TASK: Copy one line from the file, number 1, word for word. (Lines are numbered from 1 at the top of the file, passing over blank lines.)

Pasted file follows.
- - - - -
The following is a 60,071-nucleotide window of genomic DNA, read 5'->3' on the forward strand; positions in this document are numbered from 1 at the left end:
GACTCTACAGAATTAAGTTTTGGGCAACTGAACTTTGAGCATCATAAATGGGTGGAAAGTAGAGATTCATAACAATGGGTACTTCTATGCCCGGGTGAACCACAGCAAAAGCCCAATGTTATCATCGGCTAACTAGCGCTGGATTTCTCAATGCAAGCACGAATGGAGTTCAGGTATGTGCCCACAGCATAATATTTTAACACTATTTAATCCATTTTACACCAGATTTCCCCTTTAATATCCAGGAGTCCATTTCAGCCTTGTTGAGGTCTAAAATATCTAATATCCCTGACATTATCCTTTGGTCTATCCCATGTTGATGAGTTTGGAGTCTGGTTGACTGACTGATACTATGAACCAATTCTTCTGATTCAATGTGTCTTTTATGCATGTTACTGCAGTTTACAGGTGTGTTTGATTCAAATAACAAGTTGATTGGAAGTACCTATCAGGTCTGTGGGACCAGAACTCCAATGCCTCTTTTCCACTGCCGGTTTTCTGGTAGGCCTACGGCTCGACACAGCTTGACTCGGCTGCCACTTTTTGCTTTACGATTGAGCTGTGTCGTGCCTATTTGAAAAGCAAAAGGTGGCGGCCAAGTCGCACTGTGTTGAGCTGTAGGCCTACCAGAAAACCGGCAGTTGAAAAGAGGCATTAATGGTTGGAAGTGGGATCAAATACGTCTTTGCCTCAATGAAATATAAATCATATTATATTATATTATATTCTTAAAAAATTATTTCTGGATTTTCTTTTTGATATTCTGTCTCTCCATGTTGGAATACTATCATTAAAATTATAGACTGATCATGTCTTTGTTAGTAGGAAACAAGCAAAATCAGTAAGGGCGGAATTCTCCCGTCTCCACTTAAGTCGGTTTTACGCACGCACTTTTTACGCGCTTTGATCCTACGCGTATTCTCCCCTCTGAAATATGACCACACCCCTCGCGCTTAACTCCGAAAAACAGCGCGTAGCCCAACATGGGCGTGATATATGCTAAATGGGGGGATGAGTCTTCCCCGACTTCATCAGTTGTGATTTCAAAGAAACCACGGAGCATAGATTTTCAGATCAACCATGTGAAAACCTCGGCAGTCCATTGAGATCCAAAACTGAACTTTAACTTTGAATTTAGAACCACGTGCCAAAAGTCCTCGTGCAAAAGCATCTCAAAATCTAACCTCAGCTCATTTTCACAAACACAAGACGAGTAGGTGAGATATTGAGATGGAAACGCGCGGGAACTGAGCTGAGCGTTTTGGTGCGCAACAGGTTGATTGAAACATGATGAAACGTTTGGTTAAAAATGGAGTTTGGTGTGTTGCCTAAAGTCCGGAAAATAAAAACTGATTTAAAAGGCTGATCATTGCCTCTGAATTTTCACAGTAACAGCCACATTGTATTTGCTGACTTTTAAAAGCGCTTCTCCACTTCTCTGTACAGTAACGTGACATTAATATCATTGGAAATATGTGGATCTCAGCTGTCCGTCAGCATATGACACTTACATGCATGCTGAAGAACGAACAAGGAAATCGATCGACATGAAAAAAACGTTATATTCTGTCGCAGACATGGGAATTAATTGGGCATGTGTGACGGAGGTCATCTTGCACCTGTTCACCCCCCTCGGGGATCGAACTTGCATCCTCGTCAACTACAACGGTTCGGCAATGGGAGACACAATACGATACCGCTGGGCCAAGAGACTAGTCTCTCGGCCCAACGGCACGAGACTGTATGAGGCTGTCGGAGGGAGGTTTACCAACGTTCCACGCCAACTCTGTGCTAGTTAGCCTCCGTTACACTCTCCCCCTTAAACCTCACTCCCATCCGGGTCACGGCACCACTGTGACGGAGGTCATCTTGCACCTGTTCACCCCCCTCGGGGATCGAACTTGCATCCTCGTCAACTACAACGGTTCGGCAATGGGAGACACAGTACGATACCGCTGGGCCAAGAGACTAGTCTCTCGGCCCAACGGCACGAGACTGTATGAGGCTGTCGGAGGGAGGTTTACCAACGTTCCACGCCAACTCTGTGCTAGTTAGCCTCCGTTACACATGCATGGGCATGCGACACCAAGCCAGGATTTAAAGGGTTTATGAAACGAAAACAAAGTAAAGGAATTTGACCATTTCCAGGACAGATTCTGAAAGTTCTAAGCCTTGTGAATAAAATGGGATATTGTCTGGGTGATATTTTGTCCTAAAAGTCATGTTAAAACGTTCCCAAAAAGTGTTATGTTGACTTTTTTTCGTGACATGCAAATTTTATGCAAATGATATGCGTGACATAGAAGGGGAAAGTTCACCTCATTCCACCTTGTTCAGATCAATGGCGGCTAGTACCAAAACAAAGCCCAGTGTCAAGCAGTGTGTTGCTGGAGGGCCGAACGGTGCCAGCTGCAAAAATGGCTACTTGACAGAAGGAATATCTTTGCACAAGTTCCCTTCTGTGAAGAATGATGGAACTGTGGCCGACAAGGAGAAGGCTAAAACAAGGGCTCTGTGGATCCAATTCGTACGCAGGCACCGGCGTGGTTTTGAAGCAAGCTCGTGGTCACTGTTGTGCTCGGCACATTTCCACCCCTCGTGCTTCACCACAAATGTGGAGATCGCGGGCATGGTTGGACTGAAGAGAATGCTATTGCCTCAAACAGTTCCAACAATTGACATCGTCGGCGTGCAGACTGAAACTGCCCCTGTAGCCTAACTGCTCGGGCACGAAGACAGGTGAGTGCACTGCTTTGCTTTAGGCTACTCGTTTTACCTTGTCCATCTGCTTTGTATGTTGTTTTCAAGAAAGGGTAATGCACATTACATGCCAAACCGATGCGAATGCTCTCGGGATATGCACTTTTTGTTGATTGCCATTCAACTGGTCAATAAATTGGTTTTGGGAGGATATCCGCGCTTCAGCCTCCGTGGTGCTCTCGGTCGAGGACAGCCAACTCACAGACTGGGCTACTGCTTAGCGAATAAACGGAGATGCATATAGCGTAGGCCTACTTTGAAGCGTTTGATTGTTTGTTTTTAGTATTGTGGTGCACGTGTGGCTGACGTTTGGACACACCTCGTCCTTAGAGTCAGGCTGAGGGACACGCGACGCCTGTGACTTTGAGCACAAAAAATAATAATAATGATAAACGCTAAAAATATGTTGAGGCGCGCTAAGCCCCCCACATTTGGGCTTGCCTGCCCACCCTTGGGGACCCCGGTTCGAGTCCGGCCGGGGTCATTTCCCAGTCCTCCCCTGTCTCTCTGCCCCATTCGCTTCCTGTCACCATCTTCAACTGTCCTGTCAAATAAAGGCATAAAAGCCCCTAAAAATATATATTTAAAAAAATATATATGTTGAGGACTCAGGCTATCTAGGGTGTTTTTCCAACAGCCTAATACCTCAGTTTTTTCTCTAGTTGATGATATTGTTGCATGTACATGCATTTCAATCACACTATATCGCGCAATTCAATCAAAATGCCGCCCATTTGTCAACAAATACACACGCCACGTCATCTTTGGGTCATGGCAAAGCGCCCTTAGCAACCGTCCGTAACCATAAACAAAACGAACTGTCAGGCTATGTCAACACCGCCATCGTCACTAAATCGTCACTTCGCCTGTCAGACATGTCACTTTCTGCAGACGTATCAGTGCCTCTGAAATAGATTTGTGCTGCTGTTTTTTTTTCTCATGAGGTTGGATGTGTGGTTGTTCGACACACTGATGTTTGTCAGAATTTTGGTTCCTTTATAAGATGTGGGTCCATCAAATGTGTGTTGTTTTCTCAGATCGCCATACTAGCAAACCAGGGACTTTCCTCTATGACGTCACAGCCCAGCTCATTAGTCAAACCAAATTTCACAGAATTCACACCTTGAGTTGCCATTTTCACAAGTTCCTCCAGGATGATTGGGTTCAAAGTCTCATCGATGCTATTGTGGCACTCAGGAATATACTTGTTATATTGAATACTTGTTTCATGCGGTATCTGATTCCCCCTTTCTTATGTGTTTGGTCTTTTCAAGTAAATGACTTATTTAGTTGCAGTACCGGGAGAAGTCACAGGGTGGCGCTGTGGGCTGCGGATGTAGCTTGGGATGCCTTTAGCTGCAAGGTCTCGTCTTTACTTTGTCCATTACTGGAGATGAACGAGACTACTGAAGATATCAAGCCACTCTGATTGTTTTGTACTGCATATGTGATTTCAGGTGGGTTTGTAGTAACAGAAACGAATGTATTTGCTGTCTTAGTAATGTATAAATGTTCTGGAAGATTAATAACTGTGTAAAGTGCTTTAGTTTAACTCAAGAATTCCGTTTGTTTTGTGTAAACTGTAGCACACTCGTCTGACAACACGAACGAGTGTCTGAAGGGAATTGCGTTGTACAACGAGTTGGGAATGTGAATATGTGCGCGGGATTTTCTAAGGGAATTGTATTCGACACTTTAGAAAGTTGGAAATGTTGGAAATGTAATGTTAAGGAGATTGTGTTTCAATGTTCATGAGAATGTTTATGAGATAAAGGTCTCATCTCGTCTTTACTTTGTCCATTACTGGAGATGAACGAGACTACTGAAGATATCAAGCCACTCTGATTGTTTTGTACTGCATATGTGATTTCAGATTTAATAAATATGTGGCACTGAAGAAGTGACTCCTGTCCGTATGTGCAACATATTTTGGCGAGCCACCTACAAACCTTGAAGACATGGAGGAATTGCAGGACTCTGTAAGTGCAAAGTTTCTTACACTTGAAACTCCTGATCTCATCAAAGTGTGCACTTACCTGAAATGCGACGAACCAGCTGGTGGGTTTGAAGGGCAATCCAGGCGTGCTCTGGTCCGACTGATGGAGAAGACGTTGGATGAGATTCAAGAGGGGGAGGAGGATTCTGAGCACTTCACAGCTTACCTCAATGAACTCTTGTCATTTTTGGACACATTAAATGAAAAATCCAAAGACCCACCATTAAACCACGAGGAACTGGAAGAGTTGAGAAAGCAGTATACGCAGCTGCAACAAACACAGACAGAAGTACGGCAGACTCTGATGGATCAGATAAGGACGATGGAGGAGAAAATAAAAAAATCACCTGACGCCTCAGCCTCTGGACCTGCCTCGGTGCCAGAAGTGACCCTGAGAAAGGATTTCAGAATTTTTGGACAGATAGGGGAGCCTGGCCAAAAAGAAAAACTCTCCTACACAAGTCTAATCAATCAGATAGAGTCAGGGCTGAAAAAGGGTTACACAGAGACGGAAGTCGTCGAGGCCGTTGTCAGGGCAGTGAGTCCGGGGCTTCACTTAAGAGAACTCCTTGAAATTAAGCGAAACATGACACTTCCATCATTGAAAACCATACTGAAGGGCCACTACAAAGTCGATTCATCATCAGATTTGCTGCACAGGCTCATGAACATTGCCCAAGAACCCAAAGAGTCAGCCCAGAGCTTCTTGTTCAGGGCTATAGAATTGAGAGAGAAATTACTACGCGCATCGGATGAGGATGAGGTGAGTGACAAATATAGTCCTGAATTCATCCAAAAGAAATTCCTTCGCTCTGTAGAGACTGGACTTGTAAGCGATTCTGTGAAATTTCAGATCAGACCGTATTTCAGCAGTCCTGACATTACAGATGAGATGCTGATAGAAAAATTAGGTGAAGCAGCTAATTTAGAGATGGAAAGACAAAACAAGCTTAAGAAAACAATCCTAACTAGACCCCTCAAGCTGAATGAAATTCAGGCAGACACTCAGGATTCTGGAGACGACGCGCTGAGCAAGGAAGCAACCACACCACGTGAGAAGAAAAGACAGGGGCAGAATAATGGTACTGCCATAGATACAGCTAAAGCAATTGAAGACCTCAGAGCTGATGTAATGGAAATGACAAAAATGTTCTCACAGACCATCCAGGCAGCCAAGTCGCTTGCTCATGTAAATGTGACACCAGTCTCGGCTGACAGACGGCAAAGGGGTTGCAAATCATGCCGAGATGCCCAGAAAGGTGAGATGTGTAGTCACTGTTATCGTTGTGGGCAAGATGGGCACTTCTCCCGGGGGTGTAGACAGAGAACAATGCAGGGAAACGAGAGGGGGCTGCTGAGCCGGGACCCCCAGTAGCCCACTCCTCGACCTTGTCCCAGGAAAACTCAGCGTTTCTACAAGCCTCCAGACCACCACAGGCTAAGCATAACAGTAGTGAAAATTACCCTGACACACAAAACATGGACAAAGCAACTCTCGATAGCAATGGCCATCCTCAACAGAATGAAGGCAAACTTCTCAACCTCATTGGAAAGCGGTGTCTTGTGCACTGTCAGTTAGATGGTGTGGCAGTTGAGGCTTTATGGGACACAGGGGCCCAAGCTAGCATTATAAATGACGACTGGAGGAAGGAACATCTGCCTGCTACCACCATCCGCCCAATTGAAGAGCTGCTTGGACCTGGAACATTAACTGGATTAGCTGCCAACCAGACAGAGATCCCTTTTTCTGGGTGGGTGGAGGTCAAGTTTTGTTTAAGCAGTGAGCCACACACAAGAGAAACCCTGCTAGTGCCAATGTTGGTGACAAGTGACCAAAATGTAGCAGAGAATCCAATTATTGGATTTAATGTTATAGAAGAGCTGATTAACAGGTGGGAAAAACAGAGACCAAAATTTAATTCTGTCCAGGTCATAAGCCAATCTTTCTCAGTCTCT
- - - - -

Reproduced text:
The following is a 60,071-nucleotide window of genomic DNA, read 5'->3' on the forward strand; positions in this document are numbered from 1 at the left end: